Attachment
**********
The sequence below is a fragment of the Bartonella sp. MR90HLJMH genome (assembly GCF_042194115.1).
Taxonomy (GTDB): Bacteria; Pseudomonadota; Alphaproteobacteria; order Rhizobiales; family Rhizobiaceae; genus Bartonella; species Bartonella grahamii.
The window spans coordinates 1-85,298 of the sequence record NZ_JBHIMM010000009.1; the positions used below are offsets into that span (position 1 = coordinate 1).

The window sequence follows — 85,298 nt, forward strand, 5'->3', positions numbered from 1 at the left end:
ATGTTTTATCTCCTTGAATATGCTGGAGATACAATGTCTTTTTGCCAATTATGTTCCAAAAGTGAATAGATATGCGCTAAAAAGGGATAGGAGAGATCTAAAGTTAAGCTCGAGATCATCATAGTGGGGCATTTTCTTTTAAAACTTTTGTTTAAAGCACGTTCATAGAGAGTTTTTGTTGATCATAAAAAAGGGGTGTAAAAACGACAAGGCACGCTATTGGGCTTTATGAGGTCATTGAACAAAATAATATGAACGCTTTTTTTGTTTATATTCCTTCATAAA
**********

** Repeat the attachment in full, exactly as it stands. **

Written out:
The sequence below is a fragment of the Bartonella sp. MR90HLJMH genome (assembly GCF_042194115.1).
Taxonomy (GTDB): Bacteria; Pseudomonadota; Alphaproteobacteria; order Rhizobiales; family Rhizobiaceae; genus Bartonella; species Bartonella grahamii.
The window spans coordinates 1-85,298 of the sequence record NZ_JBHIMM010000009.1; the positions used below are offsets into that span (position 1 = coordinate 1).

The window sequence follows — 85,298 nt, forward strand, 5'->3', positions numbered from 1 at the left end:
ATGTTTTATCTCCTTGAATATGCTGGAGATACAATGTCTTTTTGCCAATTATGTTCCAAAAGTGAATAGATATGCGCTAAAAAGGGATAGGAGAGATCTAAAGTTAAGCTCGAGATCATCATAGTGGGGCATTTTCTTTTAAAACTTTTGTTTAAAGCACGTTCATAGAGAGTTTTTGTTGATCATAAAAAAGGGGTGTAAAAACGACAAGGCACGCTATTGGGCTTTATGAGGTCATTGAACAAAATAATATGAACGCTTTTTTTGTTTATATTCCTTCATAAA